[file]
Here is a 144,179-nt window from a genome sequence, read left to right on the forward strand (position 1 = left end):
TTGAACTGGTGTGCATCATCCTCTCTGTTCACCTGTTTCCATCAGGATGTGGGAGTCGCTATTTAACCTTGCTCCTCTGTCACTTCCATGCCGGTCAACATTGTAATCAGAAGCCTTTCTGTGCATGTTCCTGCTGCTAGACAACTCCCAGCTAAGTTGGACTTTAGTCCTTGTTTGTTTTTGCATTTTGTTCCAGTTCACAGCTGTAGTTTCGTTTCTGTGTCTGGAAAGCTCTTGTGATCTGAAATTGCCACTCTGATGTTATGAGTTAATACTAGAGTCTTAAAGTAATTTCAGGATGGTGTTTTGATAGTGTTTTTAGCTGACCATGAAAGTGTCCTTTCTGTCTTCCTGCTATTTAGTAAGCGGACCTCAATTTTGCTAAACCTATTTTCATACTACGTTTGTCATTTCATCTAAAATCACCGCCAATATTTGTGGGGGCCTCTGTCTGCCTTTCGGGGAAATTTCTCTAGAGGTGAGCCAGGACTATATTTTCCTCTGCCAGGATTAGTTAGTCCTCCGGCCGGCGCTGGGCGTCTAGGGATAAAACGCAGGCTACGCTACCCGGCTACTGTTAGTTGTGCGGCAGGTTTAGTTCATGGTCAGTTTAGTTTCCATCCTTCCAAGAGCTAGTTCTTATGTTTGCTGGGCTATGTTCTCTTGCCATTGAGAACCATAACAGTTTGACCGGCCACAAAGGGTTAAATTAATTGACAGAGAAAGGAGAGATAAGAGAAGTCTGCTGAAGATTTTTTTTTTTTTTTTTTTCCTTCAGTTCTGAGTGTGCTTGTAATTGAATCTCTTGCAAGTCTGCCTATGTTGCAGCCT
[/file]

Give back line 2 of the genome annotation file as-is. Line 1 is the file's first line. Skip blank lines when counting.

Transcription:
TTGAACTGGTGTGCATCATCCTCTCTGTTCACCTGTTTCCATCAGGATGTGGGAGTCGCTATTTAACCTTGCTCCTCTGTCACTTCCATGCCGGTCAACATTGTAATCAGAAGCCTTTCTGTGCATGTTCCTGCTGCTAGACAACTCCCAGCTAAGTTGGACTTTAGTCCTTGTTTGTTTTTGCATTTTGTTCCAGTTCACAGCTGTAGTTTCGTTTCTGTGTCTGGAAAGCTCTTGTGATCTGAAATTGCCACTCTGATGTTATGAGTTAATACTAGAGTCTTAAAGTAATTTCAGGATGGTGTTTTGATAGTGTTTTTAGCTGACCATGAAAGTGTCCTTTCTGTCTTCCTGCTATTTAGTAAGCGGACCTCAATTTTGCTAAACCTATTTTCATACTACGTTTGTCATTTCATCTAAAATCACCGCCAATATTTGTGGGGGCCTCTGTCTGCCTTTCGGGGAAATTTCTCTAGAGGTGAGCCAGGACTATATTTTCCTCTGCCAGGATTAGTTAGTCCTCCGGCCGGCGCTGGGCGTCTAGGGATAAAACGCAGGCTACGCTACCCGGCTACTGTTAGTTGTGCGGCAGGTTTAGTTCATGGTCAGTTTAGTTTCCATCCTTCCAAGAGCTAGTTCTTATGTTTGCTGGGCTATGTTCTCTTGCCATTGAGAACCATAACAGTTTGACCGGCCACAAAGGGTTAAATTAATTGACAGAGAAAGGAGAGATAAGAGAAGTCTGCTGAAGATTTTTTTTTTTTTTTTTTTCCTTCAGTTCTGAGTGTGCTTGTAATTGAATCTCTTGCAAGTCTGCCTATGTTGCAGCCT